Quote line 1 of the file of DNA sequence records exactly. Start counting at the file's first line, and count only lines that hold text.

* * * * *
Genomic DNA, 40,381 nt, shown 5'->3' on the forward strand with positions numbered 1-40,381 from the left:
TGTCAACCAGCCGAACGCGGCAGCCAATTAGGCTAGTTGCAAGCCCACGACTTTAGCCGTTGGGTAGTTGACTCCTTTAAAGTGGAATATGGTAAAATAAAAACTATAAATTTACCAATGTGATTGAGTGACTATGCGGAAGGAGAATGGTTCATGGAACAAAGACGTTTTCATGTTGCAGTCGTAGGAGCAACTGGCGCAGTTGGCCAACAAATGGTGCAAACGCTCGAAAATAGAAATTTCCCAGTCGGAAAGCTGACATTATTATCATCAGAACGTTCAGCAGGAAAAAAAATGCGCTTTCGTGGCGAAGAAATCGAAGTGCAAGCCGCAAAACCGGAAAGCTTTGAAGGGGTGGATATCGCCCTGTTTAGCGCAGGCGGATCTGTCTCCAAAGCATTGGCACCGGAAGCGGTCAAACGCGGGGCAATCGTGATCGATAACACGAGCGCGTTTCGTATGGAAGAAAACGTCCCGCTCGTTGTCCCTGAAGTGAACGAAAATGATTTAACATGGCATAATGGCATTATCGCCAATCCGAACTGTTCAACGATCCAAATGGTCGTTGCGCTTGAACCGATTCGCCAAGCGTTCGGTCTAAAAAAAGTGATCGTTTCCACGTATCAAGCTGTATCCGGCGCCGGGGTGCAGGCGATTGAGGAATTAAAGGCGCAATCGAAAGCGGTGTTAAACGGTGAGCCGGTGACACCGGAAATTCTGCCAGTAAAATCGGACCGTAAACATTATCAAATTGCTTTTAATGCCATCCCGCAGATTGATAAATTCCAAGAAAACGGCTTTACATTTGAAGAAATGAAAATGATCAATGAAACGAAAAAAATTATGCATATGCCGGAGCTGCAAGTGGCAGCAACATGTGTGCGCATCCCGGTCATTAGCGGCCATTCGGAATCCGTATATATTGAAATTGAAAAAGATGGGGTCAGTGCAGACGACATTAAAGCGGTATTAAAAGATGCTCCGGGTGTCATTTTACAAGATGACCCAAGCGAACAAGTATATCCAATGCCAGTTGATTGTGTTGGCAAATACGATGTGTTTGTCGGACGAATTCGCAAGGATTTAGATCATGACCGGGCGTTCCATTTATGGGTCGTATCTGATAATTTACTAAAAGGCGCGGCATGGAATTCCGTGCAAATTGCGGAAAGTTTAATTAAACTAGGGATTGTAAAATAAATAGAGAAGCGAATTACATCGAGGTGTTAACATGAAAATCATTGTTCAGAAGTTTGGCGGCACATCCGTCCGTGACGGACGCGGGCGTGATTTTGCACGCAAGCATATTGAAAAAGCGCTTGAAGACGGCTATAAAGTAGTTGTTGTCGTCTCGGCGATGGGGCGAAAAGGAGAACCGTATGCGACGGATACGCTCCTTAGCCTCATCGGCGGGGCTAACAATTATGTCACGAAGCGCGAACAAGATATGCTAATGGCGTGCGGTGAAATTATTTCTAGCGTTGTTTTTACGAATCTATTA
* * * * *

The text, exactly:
Genomic DNA, 40,381 nt, shown 5'->3' on the forward strand with positions numbered 1-40,381 from the left: